Review by David Baldwin
Freelance journalist Amy (Valene Kane) is working against a looming deadline on a story about terrorists recruiting young European woman online. In order to get closer to the story, she creates a fake Facebook profile, posts a few links and almost immediately attracts the attention of terrorist recruiter Abu Bilel (Shazad Latif). The two begin conversing regularly on Skype, and as Amy’s story develops, so too do her feelings for Bilel.
The film is based on a true story and told entirely through a computer screen using Director Timur Bekmambetov’s patented Screenlife format (previously seen in the likes of Searching, Unfriended and if you were lucky enough to catch it at Sundance or SXSW this year, R#J). It lends the story an eerie aura of authenticity and though I find this style of filmmaking fascinating, I know it is not for everyone. So keep that in mind before venturing into Profile, because the action never leaves the computer screen.
All of that said, I found Profile to be thrillingly effective and downright chilling in the story it portrays. It takes virtually no time at all for Amy and Bilel to start talking, and the rest of the film’s running time becomes a game of who is catfishing who that left me on the edge of my seat, practically screaming at the characters. It is easy for me to say their actions are stupid, but it is just as easy for me to see how realistic and human they are as well. You get sucked into this online relationship just as much as Amy does, and the film has a way of making you feel bad for both of them as they lie through their teeth to one another. Latif infuses Bilel with charisma and wit, but the film thankfully never makes you forget that the character is a terrorist recruiter, keeping that knowledge hovering overhead of every minute proceeding his introduction. While Bekmambetov habitually ratchets up the tension by adding multiple elements to the screen at once (mainly in the form of the wartorn battlegrounds Bilel inhabits, as well as other characters IM’ing Amy or listening in as she records her conversations with Bilel), Profile works best when it is just Kane and Latif talking to each other. Neither one really makes their characters any more complex than they need to be, instead just letting their chemistry guide the story where it needs to go.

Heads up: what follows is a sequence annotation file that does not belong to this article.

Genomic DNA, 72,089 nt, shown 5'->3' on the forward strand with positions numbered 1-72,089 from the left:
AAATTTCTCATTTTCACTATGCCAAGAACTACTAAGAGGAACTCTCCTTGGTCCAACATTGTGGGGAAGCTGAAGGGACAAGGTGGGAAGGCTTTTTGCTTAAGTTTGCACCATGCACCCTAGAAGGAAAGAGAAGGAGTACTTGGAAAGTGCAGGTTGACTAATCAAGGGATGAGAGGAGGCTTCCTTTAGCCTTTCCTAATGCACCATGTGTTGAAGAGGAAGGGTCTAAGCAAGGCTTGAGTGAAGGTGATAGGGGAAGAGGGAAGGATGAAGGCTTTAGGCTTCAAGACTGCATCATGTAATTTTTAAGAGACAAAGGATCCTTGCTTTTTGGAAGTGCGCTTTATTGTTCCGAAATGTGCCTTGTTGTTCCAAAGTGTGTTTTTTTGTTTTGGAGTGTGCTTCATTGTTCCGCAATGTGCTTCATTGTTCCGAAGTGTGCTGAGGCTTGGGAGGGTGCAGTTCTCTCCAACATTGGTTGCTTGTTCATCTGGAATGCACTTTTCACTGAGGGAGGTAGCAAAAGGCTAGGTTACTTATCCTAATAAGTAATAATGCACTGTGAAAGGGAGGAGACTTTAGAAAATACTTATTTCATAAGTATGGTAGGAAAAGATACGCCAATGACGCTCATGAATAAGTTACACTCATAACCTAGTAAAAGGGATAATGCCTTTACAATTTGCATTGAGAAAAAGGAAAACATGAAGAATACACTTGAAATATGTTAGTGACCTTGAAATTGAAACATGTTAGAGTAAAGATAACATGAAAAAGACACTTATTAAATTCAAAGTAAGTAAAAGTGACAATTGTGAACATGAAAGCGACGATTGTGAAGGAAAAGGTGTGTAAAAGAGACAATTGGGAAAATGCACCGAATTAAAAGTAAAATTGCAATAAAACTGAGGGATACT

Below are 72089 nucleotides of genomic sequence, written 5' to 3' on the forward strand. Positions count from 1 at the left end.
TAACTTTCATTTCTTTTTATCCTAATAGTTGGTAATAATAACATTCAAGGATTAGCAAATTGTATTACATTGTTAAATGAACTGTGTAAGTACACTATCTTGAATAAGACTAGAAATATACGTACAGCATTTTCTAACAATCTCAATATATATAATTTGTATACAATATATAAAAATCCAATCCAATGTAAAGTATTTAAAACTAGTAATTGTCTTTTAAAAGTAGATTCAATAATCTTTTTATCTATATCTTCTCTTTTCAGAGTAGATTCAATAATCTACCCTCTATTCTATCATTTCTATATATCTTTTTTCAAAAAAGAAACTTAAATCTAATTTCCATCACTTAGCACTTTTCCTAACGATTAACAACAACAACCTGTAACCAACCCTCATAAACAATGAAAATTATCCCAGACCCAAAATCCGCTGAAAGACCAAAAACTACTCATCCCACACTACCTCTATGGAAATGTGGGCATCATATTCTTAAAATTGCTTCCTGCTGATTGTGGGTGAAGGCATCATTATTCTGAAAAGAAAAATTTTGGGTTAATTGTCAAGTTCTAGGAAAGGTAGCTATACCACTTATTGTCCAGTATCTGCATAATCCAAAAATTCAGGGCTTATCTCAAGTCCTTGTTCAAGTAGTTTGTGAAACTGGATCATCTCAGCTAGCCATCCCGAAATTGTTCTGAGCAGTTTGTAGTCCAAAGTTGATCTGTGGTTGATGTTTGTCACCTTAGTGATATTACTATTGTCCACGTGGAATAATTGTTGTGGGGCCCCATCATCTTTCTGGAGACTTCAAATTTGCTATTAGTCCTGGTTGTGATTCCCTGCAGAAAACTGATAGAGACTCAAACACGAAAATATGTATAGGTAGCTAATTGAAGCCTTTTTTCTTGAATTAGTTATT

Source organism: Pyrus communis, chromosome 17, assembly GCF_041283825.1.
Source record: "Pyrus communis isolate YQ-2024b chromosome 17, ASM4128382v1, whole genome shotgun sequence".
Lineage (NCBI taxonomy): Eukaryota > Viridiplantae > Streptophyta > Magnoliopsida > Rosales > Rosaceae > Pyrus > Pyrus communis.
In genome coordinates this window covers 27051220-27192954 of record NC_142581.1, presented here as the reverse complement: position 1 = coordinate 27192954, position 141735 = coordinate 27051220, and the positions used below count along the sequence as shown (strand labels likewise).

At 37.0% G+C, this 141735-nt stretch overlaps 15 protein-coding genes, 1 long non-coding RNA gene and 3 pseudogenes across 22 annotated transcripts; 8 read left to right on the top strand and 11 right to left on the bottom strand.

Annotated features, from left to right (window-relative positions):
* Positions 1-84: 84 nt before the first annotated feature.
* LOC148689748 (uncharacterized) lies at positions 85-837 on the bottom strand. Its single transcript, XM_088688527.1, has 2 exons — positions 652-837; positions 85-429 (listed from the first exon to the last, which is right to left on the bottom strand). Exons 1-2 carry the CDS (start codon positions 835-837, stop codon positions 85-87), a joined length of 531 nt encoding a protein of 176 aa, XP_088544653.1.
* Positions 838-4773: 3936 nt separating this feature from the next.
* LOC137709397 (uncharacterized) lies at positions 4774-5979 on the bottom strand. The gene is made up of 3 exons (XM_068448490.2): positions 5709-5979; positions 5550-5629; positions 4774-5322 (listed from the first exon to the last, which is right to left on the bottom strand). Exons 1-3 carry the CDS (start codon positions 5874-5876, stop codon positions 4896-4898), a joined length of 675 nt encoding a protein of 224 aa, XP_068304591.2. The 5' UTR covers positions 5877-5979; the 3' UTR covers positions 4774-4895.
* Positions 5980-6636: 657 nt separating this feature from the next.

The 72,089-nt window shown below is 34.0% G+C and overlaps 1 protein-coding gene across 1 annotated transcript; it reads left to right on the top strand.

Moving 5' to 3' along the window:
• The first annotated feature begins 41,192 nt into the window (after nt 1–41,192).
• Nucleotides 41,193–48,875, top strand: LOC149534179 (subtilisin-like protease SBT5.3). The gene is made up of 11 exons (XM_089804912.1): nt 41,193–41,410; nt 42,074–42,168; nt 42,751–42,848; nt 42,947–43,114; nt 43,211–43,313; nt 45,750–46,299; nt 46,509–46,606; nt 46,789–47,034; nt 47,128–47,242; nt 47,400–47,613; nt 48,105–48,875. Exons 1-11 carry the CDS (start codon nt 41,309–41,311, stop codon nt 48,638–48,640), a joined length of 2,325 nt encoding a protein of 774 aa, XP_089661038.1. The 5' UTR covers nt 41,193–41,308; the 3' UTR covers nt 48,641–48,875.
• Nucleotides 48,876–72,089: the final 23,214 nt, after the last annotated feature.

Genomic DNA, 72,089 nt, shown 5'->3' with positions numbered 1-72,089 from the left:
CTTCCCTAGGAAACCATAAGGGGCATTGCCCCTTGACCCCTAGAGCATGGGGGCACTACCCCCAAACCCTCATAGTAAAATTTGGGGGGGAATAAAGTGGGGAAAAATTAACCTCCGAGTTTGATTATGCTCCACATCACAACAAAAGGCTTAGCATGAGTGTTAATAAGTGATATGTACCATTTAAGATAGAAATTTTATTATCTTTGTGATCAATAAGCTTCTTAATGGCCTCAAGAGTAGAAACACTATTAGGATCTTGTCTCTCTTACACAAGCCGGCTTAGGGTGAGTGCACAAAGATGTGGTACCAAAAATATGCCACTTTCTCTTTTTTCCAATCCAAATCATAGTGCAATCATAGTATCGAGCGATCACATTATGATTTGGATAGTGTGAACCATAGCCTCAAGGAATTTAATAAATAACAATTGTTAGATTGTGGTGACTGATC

Whereas Latif’s character has a deliberately one-dimensional façade, I feel like the film suffers from not letting Kane really develop her character. We learn little tidbits that guide our understanding of the headspace she is in when she decides to take on this assignment, and sadly very little else beyond that. Her deeper characterization might not feel important to the story Bekmambetov is trying to tell, but when certain plot points hinge on her relationships with other characters, it starts to feel a whole lot more crucial. One particular “oh shit!” moment is effective enough because you can see it choreographed a mile away (and a bigger audience likely would be gasping in unison when it happens). Once that shock wears off though, it becomes rather meaningless in the grand scheme of things. If Bekmambetov did not treat it as meaningful earlier on, then why bother going for the cheap gag later on?
I enjoyed Profile for the most part. While I wish it went a little deeper (and that the ending was less of a cop out), I do not fault Bekmambetov for keeping the story as simplistic as possible. It really soars when it is just focused on these two people chatting on Skype, allowing it to flip instantly between quiet intimacy to utter terror and disbelief. The fact that this is based on a true story – the real life journalist lives in hiding with constant police protection – makes it even more terrifying. If you do not mind the Screenlife style of filmmaking, then Profile is worth your time.
Profile hits theatres on Friday, May 14. Please ensure you are cautious and respect all Covid-19 protocols if you choose to see this film theatrically.